Polytunnel

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MartinD
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Polytunnel

Post: #285568 MartinD
Thu Oct 22, 2015 8:37 am

Looking at buying a Polytunnel to get me started growing some veg at home, but does the forum thing their worth the money or will I lose it in the first strong wind like scene out of Mary Poppins?

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doofaloofa
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Re: Polytunnel

Post: #285571 doofaloofa
Thu Oct 22, 2015 10:32 am

Definitely worth it, I mean, where else are you going to hang the washing on a rainy Manchester day?

Good assembly and thoughtful location will go a long way to ensure it is not damaged by wind

IMHO it is worth spend the extra cash and time concreting a strip along the base of the rings, and using a clip system to secure the plastic (instead of just digging a trench and burying the plastic) The time you spend will be made up when you do need to change the skin, and you can get plastic a few feet narrower, saving a few quid as well

Clipped plastic allows you to re-tension the plastic on a hot day also
ina wrote: die dümmsten Bauern haben die dicksten Kartoffeln

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Green Aura
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Re: Polytunnel

Post: #285575 Green Aura
Thu Oct 22, 2015 11:24 am

I live in wind central, Martin, and wouldn't be without our polytunnel.

If it is a very windy site I'd suggest going for thicker tubing - the standard is usually about 25mm, we got 35mm (which was all that was available at the time) and it stood up pretty will (it warped very slightly) to the 100mph+ winds we had in January. You can also get storm bracing and crop bars which help to strengthen the frame enormously. I think the given wisdom is to plant it sideways on to the prevailing winds - we couldn't do that for lack of space so it took everything face on.

I can't imagine anywhere in Manc that gets those sort of wind speeds.
Maggie

Never doubt that you can change history. You already have. Marge Piercy

Life shrinks or expands in proportion to one's courage. Anais Nin

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doofaloofa
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Re: Polytunnel

Post: #285577 doofaloofa
Thu Oct 22, 2015 11:55 am

i tend to open the leeward end door in heavy wind, to allow air/presure out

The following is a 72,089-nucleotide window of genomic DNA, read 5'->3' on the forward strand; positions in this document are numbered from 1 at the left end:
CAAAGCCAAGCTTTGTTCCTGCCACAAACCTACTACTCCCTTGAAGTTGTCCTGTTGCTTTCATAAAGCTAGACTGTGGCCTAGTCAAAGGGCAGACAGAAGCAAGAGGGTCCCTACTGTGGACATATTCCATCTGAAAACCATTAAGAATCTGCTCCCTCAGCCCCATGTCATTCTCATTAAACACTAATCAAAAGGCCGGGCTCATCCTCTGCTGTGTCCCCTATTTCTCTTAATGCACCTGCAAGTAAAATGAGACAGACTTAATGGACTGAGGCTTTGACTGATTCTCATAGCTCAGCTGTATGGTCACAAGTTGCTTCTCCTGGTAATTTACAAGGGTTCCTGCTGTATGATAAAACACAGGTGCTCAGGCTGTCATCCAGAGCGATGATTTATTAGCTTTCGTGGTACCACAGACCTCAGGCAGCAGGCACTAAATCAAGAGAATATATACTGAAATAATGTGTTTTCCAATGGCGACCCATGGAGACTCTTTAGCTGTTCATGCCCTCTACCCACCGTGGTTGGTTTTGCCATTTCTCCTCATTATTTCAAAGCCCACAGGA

ina wrote: die dümmsten Bauern haben die dicksten Kartoffeln

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diggernotdreamer
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Re: Polytunnel

Post: #285578 diggernotdreamer
Thu Oct 22, 2015 4:39 pm

I have two polytunnels here, very windy site in NW Ireland, my smaller one is from Ferryman tunnels and is 10 x 35, it does not have cropbars and it stands up very well to the winds here, my other one is from First Tunnels and is 16 x 75, crop bars allow for strength and it has stood up as has the other one to really bad storms here. Buy a good one, the only ones that fly away are the cheap crappy ones, my small one was 550 quid and I don't think the prices have changed much, the first cover was on it for 6 years and it only came off because we moved, I reckon it would have lasted longer, these ones have been on 7 years and still going strong

MartinD
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Re: Polytunnel

Post: #285582 MartinD
Thu Oct 22, 2015 5:16 pm

Thanks for the information, the polytunnel will be in a back garden with either fencing or buildings on each side so I should be OK, thanks again.

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Odsox
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Re: Polytunnel

Post: #285591 Odsox
Thu Oct 22, 2015 8:49 pm

I also have two tunnels as well and wouldn't be without them. I also live in a pretty windy spot, my tunnels are about 500m from the sea on a peninsula in south west Ireland.
If this year's weather is anything to go by I think a polytunnel is just about essential if you are going to grow seriously. It's heartbreaking to watch plants that you nurtured from seed being killed by excessive cold, rain and/or wind, when you could be growing them in the somewhat cocooned atmosphere of a warm dry tunnel.
Plus you can extend your growing season to the whole year.
Tony

Disclaimer: I almost certainly haven't a clue what I'm talking about.

InfiniteDreams
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Re: Polytunnel

Post: #285877 InfiniteDreams
Thu Nov 19, 2015 7:20 pm